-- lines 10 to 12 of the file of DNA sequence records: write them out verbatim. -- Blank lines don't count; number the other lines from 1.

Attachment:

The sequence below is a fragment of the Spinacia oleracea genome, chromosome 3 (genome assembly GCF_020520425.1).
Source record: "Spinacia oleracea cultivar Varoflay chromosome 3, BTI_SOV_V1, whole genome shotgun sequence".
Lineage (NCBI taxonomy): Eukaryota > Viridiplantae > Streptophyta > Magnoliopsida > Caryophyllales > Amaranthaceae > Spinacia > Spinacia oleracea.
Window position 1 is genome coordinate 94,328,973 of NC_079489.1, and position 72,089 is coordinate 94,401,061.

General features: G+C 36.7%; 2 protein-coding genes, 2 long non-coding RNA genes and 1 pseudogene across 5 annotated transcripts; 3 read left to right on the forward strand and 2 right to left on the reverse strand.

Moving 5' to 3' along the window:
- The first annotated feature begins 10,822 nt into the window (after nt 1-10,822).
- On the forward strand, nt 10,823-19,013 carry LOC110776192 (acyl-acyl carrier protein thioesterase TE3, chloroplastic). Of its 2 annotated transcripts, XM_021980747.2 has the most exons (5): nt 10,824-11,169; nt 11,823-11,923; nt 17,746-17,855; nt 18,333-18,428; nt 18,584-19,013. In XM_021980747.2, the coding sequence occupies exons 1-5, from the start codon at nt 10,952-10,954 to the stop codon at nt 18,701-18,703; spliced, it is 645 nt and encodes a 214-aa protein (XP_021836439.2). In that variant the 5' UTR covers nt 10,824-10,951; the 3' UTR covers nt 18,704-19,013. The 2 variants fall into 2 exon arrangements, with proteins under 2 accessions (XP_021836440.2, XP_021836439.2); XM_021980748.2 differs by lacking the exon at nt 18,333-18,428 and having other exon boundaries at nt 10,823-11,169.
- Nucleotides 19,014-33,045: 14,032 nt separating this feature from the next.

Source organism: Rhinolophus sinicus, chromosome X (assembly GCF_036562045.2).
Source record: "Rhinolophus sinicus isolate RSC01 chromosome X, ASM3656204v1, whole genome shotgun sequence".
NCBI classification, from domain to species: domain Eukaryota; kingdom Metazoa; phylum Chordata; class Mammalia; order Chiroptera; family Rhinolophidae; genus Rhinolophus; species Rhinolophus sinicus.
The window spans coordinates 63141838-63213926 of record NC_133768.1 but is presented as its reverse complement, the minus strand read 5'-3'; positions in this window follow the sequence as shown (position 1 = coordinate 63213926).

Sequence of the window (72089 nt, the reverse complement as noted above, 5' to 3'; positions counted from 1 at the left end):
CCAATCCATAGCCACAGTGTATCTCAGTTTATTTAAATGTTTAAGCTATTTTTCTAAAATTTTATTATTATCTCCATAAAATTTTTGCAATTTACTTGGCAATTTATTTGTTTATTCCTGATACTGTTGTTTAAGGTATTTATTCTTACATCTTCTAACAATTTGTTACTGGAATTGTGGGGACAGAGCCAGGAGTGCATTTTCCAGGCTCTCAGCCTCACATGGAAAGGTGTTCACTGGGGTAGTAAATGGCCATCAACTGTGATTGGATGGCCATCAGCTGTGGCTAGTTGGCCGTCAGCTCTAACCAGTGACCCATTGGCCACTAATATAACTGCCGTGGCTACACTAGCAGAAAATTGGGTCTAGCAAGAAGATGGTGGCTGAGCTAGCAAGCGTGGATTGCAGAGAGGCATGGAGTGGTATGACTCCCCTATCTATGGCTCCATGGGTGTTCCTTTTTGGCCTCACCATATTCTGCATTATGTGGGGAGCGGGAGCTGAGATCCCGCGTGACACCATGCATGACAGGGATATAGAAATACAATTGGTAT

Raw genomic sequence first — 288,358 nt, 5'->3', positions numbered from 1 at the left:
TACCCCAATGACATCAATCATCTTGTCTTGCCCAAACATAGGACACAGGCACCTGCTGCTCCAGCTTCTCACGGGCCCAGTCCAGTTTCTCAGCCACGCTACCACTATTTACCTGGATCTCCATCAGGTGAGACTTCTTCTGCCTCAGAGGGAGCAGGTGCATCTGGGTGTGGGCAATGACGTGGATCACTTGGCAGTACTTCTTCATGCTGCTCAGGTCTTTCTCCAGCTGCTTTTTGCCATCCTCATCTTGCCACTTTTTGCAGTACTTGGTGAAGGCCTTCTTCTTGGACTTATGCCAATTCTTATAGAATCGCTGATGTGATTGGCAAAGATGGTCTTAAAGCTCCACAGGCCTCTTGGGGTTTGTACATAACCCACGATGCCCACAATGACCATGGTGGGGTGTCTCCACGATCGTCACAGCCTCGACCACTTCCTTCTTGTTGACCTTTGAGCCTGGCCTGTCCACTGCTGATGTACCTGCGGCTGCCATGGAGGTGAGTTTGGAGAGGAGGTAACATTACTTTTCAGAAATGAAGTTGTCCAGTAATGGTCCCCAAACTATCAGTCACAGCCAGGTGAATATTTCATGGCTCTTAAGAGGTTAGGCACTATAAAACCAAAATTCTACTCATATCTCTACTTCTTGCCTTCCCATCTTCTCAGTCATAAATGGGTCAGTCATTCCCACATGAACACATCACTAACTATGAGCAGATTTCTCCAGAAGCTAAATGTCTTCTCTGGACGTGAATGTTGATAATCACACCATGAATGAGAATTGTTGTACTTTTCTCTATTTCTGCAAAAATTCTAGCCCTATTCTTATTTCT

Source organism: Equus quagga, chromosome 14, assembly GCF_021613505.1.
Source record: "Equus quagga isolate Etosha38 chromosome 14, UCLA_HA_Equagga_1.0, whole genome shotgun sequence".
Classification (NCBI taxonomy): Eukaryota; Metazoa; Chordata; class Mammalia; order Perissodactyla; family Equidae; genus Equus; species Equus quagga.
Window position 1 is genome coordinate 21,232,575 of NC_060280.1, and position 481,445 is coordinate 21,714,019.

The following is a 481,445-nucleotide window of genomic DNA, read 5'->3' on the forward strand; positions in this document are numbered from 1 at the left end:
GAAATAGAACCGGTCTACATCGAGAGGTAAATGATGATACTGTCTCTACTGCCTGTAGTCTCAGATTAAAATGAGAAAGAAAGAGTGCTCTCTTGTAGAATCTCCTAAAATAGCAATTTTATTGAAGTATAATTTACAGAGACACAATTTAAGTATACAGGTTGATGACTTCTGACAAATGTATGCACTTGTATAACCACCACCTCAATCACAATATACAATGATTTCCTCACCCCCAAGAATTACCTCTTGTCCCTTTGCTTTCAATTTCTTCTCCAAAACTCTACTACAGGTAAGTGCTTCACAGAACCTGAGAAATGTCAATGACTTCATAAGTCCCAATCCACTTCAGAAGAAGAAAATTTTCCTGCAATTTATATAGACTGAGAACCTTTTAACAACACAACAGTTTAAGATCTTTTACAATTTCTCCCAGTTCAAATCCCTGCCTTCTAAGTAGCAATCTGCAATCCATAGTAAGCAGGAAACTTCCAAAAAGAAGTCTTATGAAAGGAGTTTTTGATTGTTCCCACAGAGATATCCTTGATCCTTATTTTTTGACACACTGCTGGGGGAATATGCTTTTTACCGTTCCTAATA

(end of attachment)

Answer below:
Source organism: Rhinolophus sinicus, chromosome X (assembly GCF_036562045.2).
Source record: "Rhinolophus sinicus isolate RSC01 chromosome X, ASM3656204v1, whole genome shotgun sequence".
NCBI classification, from domain to species: domain Eukaryota; kingdom Metazoa; phylum Chordata; class Mammalia; order Chiroptera; family Rhinolophidae; genus Rhinolophus; species Rhinolophus sinicus.